Cameron only showed interest when he was able to make a sectarian pact. He didn’t do it to make northern Ireland better, just to gain a couple of extra seats if he needed them. Politically expedient eh.

  • Jeffrey Peel

    Indeed. That’s why I resigned as Vice Chair of the Conservative Party here.

  • Gingray

    So describing him as an Irish republican makes as much sense as describing Cameron as sectarian surely? Do you?

  • Jeffrey Peel

    Had I been writing a post for Conservative Home I wouldn’t have described him as such. But on this site his Irish Republicanism is more relevant because we tend to discuss (mostly) Northern Irish related issues. Correct me if I’m wrong but have we ever had a Leader of HM Opposition who was so clearly an Irish Republican? Or, indeed, a British Republican (he has stated he wants to abolish the Monarchy)? The former is very relevant for this site. The latter perhaps more relevant as a headline on another blog.

  • chrisjones2

    Come come. Labour arent that bad are they?

  • Paddy Reilly

    The funny thing is that these days Hamas and Hezbollah may be becoming the acceptable face of Levantine politics. They are certainly better than ISIS and Al Qaeda. The Jews don’t like them, but we are not the Jews.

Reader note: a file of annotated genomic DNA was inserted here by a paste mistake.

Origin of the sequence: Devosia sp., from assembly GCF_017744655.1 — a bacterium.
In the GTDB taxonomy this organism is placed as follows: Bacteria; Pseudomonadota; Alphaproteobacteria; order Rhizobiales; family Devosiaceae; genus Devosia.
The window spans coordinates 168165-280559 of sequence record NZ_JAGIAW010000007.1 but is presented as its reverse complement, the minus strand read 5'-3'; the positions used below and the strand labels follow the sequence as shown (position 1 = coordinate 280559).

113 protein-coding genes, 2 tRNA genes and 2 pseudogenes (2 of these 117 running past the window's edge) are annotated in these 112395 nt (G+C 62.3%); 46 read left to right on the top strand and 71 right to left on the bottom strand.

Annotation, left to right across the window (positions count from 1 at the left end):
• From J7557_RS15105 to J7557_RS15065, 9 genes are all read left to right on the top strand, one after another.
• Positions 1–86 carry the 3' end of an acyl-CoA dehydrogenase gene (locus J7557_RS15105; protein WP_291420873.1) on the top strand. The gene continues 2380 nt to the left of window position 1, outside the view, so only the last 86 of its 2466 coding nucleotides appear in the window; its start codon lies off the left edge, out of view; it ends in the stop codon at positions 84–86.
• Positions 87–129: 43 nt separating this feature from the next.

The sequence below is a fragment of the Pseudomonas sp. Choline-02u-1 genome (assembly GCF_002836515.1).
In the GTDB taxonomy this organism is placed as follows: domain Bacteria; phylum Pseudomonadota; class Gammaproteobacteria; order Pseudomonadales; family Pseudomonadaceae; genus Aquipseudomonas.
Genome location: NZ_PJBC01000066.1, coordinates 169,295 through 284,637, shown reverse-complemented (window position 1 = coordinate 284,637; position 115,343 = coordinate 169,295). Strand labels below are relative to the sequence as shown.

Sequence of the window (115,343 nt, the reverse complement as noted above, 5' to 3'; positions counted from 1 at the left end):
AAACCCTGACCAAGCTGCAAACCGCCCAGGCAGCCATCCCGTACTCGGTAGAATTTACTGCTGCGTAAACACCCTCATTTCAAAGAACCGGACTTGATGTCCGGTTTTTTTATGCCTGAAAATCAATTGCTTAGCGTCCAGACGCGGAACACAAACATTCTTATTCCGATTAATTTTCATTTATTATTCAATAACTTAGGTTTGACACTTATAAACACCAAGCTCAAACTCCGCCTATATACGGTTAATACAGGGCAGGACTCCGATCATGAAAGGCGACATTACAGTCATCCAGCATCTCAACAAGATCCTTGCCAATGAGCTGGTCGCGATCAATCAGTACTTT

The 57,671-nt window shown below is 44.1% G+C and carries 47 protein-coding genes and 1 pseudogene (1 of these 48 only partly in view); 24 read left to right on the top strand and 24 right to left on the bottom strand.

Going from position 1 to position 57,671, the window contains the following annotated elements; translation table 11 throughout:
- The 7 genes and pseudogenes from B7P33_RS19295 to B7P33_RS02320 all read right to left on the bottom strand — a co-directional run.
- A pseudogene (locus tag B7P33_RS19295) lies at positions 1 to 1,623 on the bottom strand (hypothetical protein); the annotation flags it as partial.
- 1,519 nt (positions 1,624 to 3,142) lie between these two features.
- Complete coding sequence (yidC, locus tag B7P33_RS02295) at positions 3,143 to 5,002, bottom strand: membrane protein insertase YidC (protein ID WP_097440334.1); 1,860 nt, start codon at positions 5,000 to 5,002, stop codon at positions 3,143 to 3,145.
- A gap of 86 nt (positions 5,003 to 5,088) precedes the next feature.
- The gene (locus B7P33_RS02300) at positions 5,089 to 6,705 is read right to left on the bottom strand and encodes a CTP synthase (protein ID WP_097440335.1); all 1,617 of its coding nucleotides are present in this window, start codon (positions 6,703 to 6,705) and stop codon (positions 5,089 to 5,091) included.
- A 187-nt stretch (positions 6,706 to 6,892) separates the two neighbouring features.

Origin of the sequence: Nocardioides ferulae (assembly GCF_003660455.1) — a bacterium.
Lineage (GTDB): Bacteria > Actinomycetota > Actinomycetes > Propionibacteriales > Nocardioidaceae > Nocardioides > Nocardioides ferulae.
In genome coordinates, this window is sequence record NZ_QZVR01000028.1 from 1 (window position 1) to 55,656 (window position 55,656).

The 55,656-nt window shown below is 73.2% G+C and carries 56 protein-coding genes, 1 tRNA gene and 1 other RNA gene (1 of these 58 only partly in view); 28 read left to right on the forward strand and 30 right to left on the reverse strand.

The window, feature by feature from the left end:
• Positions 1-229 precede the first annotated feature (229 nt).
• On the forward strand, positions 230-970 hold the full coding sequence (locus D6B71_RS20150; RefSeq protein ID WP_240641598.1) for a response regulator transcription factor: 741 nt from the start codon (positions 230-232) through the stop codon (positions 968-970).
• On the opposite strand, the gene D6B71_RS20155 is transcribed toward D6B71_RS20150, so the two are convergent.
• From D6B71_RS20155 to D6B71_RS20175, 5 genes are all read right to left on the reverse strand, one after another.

• Paddy Reilly

    Absolutely.

  • Paddy Reilly

    The Rev Iain Paisley used to preach for the Orange Street British Israelite Chapel near Trafalgar Square. No amplification was needed. The trouble with the British being Israelites is that the Irish can’t be as well (or can they?) and so must be Palestinians. I have many friends in Derry whose constant invocation of the Palestinian cause would lead you to that conclusion.

  • Archie Leach

    I see that Slugger is now using click bait headlines to draw people in. Sad times. I can’t believe you published this nonsense Mick.

  • Jack Stone

    “I do believe ultimately that Ireland should be reunited, but I also never believed there was going to be a military victory for either side in Northern Ireland.” – Jeremy Corbyn leader of the British Labour Party – Sounds like the SDLP party line to me …

  • Kevin Breslin

    Frank Maguire? SDLP members? Bernadette Delvin …
    Sinn Féin don’t have a monopoly on Irish Republicanism, nevermind Irishness or Republicanism. There have been plenty of Labour, SNP, even Lib Dem members (and perhaps even a Respect member) from Irish backgrounds, support Irish unification, and support all nations on both islands being republics.